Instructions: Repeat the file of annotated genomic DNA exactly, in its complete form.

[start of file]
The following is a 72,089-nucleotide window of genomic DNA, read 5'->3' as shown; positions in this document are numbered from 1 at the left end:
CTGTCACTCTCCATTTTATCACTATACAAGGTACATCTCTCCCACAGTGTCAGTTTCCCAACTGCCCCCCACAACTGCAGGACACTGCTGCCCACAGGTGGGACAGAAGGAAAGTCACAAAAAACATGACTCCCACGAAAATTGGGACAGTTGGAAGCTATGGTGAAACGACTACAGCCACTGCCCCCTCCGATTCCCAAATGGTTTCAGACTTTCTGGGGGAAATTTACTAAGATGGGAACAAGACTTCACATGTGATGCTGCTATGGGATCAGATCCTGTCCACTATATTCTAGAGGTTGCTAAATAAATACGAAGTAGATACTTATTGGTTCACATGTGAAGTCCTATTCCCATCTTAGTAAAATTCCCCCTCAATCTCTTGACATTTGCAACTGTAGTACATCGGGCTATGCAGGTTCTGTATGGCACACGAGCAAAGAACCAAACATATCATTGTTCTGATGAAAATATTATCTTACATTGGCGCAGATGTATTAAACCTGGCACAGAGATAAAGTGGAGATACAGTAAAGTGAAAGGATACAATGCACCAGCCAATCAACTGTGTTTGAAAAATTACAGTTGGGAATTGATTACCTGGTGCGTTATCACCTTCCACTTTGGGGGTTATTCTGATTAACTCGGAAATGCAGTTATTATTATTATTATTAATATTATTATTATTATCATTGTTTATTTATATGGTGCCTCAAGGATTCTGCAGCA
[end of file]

The following is a 72,089-nucleotide window of genomic DNA, read 5'->3' as shown; positions in this document are numbered from 1 at the left end:
CTGTCACTCTCCATTTTATCACTATACAAGGTACATCTCTCCCACAGTGTCAGTTTCCCAACTGCCCCCCACAACTGCAGGACACTGCTGCCCACAGGTGGGACAGAAGGAAAGTCACAAAAAACATGACTCCCACGAAAATTGGGACAGTTGGAAGCTATGGTGAAACGACTACAGCCACTGCCCCCTCCGATTCCCAAATGGTTTCAGACTTTCTGGGGGAAATTTACTAAGATGGGAACAAGACTTCACATGTGATGCTGCTATGGGATCAGATCCTGTCCACTATATTCTAGAGGTTGCTAAATAAATACGAAGTAGATACTTATTGGTTCACATGTGAAGTCCTATTCCCATCTTAGTAAAATTCCCCCTCAATCTCTTGACATTTGCAACTGTAGTACATCGGGCTATGCAGGTTCTGTATGGCACACGAGCAAAGAACCAAACATATCATTGTTCTGATGAAAATATTATCTTACATTGGCGCAGATGTATTAAACCTGGCACAGAGATAAAGTGGAGATACAGTAAAGTGAAAGGATACAATGCACCAGCCAATCAACTGTGTTTGAAAAATTACAGTTGGGAATTGATTACCTGGTGCGTTATCACCTTCCACTTTGGGGGTTATTCTGATTAACTCGGAAATGCAGTTATTATTATTATTATTAATATTATTATTATTATCATTGTTTATTTATATGGTGCCTCAAGGATTCTGCAGCA